Last week I discussed the case Carl Wieman made that education research and physics have more in common than people commonly appreciate. I mentioned in passing Wieman’s suggestion that random control trials—often referred to as the “gold standard” of evidence—are not the be-all and end-all of research, and that qualitative research contributes too. But I didn’t say how it contributes, and neither did Wieman (at least in the paper I discussed). Here, I offer a suggestion.
Qualitative research is usually contrasted with quantitative research. In quantitative research the dependent variable—that is, the outcome—is measured as a quantity, usually using a measurement that is purportedly objective. In qualitative research, the outcome is not measured as a quantity, but as a quality.
For example, suppose I’m curious to know what students think about their school’s use of technology. In a quantitative study, I might develop a questionnaire that solicits student’s opinions about, say, the math and reading software they’ve been using, and also asks students to compare them to the paper versions they used last year. I’d probably try to get most or all of the students in the school to respond. I would end up with ratings which I can treat as quantitative data.
Or I could do a qualitative study, in which I use focus groups to solicit their opinions. The result of this research is not numeric ratings, but transcripts of what people said. I’d try to find common themes in what was said. Because focus groups are time-consuming, I’d probably talk to just a handful of students.
People who criticize qualitative research treat it as a weak version of quantitative methods. For example, a critic would point out that you can’t trust the results of the focus groups, because I might have, by chance, interviewed students with idiosyncratic views. Another problem is that focus groups are not very objective; responses are a product of the dynamic between the interviewer and the subjects, and among the subjects themselves.
These complaints are valid, or would be if we hoped to treat the focus group results the way we treat the outcomes of other experiments. I suggest we should not.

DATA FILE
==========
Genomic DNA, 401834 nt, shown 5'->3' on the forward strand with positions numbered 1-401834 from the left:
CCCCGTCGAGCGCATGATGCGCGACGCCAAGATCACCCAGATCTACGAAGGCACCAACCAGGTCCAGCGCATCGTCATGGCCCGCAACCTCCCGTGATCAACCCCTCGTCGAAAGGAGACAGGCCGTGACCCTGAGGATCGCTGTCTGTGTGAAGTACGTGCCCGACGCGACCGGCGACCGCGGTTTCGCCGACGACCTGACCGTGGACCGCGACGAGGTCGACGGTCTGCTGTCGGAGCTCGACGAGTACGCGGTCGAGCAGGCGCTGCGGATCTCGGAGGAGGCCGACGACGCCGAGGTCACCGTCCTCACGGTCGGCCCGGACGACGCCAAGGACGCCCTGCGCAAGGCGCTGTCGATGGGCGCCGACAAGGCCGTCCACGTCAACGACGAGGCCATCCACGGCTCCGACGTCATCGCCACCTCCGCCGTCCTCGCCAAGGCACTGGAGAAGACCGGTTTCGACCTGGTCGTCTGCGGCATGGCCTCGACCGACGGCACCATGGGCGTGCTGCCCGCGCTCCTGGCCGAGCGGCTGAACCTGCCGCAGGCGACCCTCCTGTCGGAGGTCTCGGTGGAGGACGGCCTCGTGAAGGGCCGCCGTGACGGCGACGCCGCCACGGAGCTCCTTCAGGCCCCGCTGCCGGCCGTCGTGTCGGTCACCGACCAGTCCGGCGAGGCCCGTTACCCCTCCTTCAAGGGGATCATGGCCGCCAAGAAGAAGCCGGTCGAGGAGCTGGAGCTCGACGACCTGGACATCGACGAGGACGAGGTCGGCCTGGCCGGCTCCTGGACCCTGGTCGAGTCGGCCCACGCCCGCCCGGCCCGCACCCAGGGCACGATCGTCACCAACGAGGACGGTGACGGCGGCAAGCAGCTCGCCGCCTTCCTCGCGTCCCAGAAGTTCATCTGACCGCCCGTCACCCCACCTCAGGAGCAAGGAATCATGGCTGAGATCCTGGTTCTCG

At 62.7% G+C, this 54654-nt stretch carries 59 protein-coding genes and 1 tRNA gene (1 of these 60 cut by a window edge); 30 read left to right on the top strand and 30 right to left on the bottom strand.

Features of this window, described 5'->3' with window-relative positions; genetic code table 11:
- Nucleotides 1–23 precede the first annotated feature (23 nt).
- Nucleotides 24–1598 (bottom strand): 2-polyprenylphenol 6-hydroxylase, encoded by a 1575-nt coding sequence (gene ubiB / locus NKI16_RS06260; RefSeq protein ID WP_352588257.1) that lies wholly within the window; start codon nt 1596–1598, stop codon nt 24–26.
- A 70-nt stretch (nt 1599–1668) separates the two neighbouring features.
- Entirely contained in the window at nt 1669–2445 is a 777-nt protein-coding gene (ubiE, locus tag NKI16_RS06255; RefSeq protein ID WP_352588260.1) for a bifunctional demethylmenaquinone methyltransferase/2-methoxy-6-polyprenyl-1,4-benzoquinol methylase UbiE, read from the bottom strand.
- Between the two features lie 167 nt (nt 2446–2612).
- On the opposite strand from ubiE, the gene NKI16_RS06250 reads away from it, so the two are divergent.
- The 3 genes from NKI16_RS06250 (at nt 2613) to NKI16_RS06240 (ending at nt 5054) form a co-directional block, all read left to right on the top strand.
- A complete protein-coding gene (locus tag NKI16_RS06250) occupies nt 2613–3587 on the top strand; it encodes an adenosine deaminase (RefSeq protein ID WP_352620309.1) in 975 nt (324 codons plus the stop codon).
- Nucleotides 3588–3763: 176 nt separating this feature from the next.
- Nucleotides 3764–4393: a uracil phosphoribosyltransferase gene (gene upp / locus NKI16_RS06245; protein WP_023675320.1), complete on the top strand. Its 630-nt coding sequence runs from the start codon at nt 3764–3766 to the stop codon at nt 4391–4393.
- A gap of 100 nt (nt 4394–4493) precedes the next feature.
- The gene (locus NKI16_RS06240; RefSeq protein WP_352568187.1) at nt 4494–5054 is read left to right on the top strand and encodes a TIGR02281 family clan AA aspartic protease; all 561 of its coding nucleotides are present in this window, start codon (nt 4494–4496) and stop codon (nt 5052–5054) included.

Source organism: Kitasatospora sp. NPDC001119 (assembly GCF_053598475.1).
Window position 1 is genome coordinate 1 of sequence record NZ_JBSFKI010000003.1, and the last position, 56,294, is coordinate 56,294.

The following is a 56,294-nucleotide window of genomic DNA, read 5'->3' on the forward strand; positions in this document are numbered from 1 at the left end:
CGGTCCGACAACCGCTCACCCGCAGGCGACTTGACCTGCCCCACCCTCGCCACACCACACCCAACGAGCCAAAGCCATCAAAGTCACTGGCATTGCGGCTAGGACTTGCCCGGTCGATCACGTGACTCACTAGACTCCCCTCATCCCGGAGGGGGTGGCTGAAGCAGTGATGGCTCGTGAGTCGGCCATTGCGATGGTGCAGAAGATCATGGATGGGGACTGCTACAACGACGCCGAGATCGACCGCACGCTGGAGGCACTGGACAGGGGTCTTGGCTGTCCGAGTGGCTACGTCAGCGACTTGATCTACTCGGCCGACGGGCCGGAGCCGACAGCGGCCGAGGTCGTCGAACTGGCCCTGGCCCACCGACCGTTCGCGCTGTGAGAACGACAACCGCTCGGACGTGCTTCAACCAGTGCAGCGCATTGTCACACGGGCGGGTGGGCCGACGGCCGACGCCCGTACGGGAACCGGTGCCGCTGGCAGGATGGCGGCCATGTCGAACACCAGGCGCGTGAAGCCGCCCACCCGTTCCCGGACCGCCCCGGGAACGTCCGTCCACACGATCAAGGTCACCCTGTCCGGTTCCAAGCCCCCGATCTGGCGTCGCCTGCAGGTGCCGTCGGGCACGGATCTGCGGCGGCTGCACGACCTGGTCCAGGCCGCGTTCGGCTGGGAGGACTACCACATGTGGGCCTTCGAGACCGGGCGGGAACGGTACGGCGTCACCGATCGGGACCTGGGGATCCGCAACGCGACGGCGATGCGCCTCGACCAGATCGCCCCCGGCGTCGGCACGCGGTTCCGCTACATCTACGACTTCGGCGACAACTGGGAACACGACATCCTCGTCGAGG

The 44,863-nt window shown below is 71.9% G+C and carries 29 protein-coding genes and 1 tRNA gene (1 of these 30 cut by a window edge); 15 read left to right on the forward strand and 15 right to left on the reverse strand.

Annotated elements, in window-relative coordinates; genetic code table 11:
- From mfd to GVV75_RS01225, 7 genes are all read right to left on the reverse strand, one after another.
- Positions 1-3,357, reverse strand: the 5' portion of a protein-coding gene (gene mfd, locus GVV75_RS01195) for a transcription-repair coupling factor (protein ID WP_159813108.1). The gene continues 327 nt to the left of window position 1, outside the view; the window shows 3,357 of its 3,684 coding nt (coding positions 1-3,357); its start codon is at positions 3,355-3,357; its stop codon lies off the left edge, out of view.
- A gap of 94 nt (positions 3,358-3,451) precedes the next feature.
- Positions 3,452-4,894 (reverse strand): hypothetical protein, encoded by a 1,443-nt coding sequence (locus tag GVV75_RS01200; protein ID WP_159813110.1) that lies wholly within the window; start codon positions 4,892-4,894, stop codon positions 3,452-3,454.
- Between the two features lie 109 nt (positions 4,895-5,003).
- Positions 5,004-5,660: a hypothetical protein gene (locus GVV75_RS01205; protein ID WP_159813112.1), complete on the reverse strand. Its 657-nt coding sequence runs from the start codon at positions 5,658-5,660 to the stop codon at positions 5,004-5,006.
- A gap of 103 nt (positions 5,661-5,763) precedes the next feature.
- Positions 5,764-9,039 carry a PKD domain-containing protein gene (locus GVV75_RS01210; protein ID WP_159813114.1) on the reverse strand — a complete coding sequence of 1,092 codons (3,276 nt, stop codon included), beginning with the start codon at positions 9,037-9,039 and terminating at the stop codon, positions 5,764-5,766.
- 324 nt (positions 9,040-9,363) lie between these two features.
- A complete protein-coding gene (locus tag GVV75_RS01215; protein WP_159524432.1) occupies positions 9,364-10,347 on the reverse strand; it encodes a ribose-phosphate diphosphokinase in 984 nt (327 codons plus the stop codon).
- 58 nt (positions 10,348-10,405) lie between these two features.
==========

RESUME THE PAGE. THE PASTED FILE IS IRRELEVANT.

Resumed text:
Here’s a simple graphic I used in a book to describe how science works. We begin with observations about the world. These can come from our casual, everyday observations or from previous experiments. We then try to synthesize those observations into a theory; we try to find simplifying rules that describe the many observations we’ve made. This theory can be used to generate a prediction, something we haven’t yet observed, but ought to. Then we test the prediction, and that test leads to a new observation, a new fact about the world. And we continue around the circle, always seeking to refine the theory.
An advantage of qualitative over quantitative data is the flexibility in how its collected. If I want to know what students think of the new technology instruction and I create a quantitative scale to measure it, I’m really guessing that I know the important dimensions of student opinion. I may try to capture their views on effectiveness and ease-of-use, for example, but what students really care about is the fact that so many websites are blocked.
Qualitative studies allow the subject to tell you what he thinks is important. For example in this qualitative study, students suggested that the schools policy on blocking websites affected their relationships with teachers—they felt untrusted. Maybe that’s the kind of thing a researcher would have been looking for, but I doubt it.
In addition, qualitative data tend to be richer. I’m letting the subject describe in his or her own words what she thinks, rather than asking her to select from reactions that I’ve framed.
Naturally, either type of research—qualitative or quantitative--can be poorly conducted. Each has its own rules of the road. It’s important to judge the quality of research by its own set of best-practice rules, and to judge it by how well it fulfils the purpose to which it is suited.
That’s why I believe qualitative research has an undeserved bad reputation. It is judged by standards of quantitative research, and deemed unable to serve purposes that ought to be served by quantitative research. But I agree with Wieman that qualitative research, well-conducted, makes a valuable contribution, one to which quantitative research is ill-suited.